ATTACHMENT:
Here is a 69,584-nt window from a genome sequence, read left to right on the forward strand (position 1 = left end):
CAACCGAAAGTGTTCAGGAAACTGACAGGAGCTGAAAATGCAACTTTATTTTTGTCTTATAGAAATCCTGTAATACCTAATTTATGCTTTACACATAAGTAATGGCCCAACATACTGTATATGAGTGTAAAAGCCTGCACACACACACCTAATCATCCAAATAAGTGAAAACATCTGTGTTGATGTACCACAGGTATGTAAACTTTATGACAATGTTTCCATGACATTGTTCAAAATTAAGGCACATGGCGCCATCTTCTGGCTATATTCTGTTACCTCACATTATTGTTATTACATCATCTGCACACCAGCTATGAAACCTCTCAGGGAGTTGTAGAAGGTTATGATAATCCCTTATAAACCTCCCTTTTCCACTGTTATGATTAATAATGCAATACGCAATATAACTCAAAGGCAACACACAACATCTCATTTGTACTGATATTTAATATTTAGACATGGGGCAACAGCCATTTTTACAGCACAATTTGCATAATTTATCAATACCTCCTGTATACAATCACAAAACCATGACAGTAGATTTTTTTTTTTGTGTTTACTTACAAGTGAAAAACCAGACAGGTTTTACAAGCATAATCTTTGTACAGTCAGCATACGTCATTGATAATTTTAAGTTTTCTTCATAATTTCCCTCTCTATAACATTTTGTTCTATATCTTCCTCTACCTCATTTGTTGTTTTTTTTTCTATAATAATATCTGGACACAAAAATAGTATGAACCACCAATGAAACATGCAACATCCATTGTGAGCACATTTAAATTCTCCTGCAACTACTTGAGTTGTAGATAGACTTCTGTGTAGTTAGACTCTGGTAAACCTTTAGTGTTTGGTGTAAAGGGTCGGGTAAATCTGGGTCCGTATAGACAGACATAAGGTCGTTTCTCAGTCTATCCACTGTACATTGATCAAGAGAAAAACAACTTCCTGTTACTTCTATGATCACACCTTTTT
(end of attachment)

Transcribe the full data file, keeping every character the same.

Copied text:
Here is a 69,584-nt window from a genome sequence, read left to right on the forward strand (position 1 = left end):
CAACCGAAAGTGTTCAGGAAACTGACAGGAGCTGAAAATGCAACTTTATTTTTGTCTTATAGAAATCCTGTAATACCTAATTTATGCTTTACACATAAGTAATGGCCCAACATACTGTATATGAGTGTAAAAGCCTGCACACACACACCTAATCATCCAAATAAGTGAAAACATCTGTGTTGATGTACCACAGGTATGTAAACTTTATGACAATGTTTCCATGACATTGTTCAAAATTAAGGCACATGGCGCCATCTTCTGGCTATATTCTGTTACCTCACATTATTGTTATTACATCATCTGCACACCAGCTATGAAACCTCTCAGGGAGTTGTAGAAGGTTATGATAATCCCTTATAAACCTCCCTTTTCCACTGTTATGATTAATAATGCAATACGCAATATAACTCAAAGGCAACACACAACATCTCATTTGTACTGATATTTAATATTTAGACATGGGGCAACAGCCATTTTTACAGCACAATTTGCATAATTTATCAATACCTCCTGTATACAATCACAAAACCATGACAGTAGATTTTTTTTTTTGTGTTTACTTACAAGTGAAAAACCAGACAGGTTTTACAAGCATAATCTTTGTACAGTCAGCATACGTCATTGATAATTTTAAGTTTTCTTCATAATTTCCCTCTCTATAACATTTTGTTCTATATCTTCCTCTACCTCATTTGTTGTTTTTTTTTCTATAATAATATCTGGACACAAAAATAGTATGAACCACCAATGAAACATGCAACATCCATTGTGAGCACATTTAAATTCTCCTGCAACTACTTGAGTTGTAGATAGACTTCTGTGTAGTTAGACTCTGGTAAACCTTTAGTGTTTGGTGTAAAGGGTCGGGTAAATCTGGGTCCGTATAGACAGACATAAGGTCGTTTCTCAGTCTATCCACTGTACATTGATCAAGAGAAAAACAACTTCCTGTTACTTCTATGATCACACCTTTTT